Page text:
- MUN Guide General Assembly
- Getting Ready
- Decisions Before a Conference
- Choosing Leadership Roles
- Decisions Before a Conference
- Formal and Informal Meetings
- Formal Proceedings
- Chairing a Conference
2011 International High School Model UN Conference
Model UN is one of the most popular ways to learn about the workings of the United Nations. Conferences are organized by hundreds of educational institutions at all levels to engage young students in diplomatic debates and conversations that resemble those at the United Nations. It is often the first time that students are exposed to international affairs.
It has been noted, however, that due to a lack of knowledge of the procedural and substantive roles played by UN diplomats and UN staff, Model UN simulations don’t accurately reflect the true UN decision-making process.
As a first step to improve MUN simulations, the UN Department of Public Information (UNDPI) organized three Global Model UN (GMUN) conferences in Geneva (2009), Kuala Lumpur (2010) and Incheon (2011) to provide a model of best practices. Having learned from these successful events, UNDPI Outreach Division recognized that its role in supporting Model UN needed to evolve and decided to focus its efforts on organizing workshops and training sessions for student leaders and MUN advisors who organize MUN conferences around the world instead.
Starting in 2012, the Division launched a series of workshops with the aim of giving students and MUN advisors a basic understanding of: the General Assembly’s Rules of Procedure; the discussion and action phases of General Assembly Committee meetings; how to draft and review resolutions; the duties and responsibilities of the General Assembly and UN Secretariat officials and how to capture the relationship between these two main organs in the leadership structure within MUN simulations; and, the role of consensus in making decisions and how this is achieved. The main motivation for organizing these workshops is to train those who are in charge of MUN programmes in a new approach that more accurately represents the way the UN functions and that deepens students’ knowledge of the art of diplomacy and the critical role it plays in the work of the UN.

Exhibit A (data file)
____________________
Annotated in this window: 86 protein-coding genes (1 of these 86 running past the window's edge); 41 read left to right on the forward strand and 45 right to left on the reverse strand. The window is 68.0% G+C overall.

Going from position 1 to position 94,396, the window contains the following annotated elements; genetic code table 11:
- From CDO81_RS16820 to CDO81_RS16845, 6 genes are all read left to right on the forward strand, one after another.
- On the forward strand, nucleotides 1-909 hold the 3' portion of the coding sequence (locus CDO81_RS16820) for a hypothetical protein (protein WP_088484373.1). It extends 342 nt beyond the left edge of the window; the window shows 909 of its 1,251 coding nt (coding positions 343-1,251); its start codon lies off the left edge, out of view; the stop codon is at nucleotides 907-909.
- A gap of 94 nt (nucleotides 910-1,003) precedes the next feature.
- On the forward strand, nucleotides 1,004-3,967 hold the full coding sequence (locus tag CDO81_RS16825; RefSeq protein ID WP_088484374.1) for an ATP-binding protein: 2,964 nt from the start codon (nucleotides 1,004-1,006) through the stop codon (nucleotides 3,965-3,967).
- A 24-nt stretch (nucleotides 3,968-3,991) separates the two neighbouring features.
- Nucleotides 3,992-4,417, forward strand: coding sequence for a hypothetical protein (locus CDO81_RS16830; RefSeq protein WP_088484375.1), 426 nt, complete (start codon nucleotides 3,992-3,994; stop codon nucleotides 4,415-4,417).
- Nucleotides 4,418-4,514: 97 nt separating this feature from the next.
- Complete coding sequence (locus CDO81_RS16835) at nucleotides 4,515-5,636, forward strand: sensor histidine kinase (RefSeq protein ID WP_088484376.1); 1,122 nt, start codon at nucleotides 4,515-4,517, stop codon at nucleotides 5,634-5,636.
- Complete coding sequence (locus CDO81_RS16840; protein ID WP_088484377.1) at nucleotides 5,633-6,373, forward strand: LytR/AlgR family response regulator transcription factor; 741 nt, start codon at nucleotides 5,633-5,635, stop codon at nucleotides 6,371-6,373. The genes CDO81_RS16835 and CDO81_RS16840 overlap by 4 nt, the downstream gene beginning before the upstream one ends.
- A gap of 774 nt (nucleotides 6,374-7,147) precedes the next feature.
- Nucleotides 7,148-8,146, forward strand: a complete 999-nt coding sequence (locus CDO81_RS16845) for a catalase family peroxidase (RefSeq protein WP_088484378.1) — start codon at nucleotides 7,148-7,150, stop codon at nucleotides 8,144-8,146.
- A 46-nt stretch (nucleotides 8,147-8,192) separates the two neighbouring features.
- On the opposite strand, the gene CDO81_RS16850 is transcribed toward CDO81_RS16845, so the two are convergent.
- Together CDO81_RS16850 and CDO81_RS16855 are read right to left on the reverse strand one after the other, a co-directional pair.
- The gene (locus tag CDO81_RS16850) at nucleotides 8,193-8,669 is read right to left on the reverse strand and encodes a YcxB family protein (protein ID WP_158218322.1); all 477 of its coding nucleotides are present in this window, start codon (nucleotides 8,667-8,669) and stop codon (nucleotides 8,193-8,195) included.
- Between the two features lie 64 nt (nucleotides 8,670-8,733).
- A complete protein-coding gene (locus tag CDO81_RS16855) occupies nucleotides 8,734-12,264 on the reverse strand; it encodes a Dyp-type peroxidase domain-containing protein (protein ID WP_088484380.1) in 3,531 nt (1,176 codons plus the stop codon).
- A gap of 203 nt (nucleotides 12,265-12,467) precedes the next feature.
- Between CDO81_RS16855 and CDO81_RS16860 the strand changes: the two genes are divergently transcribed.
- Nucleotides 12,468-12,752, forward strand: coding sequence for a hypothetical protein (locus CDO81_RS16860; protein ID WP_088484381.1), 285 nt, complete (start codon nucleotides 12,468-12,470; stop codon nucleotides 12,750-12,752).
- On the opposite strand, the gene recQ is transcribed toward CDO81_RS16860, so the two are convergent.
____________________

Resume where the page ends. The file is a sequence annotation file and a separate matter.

As a companion to the workshops, this online guide details the structure, procedures, negotiation process and skills needed to conduct a simulation that accurately captures the essence of the decision-making process at the UN.
Educational Value of MUN simulations
Model UN helps students to develop public speaking, writing and research skills. In addition, they often provide the first entry point into international affairs and introduce students to the wide range of peace and security, human rights, development and rule of law issues that are on the UN agenda.
What is often overlooked is the important role that MUN simulations can play in teaching students about the UN as an institution, its role in world affairs, and the art of diplomacy that underlies the unique way in which it makes decisions that affect our lives.
Most MUN simulations are very competitive in nature and use rules of procedure that prevent students from acquiring a true picture and appreciation of how the UN actually functions. This document aims to provide a comprehensive guide to assist MU programmes in organizing simulations that are more accurate and provide students with an opportunity to learn about the role that diplomacy plays in the decision making process.
UNDPI is grateful to the Permanent Mission of Switzerland to the United Nations for allowing content of the PGA Handbook: A Practical Guide to the United Nations General Assembly to be included in the Guide as well as the United Nations Institute for Training and Research (UNITAR) for allowing the inclusion in this Guide of content from the UNITAR publication Manual for UN Delegates - Conference Process, Procedure and Negotiation, developed by the Multilateral Diplomacy Programme.
It is our hope that you will find this guide a useful resource, and that you will share with us your questions, comments, or suggestions.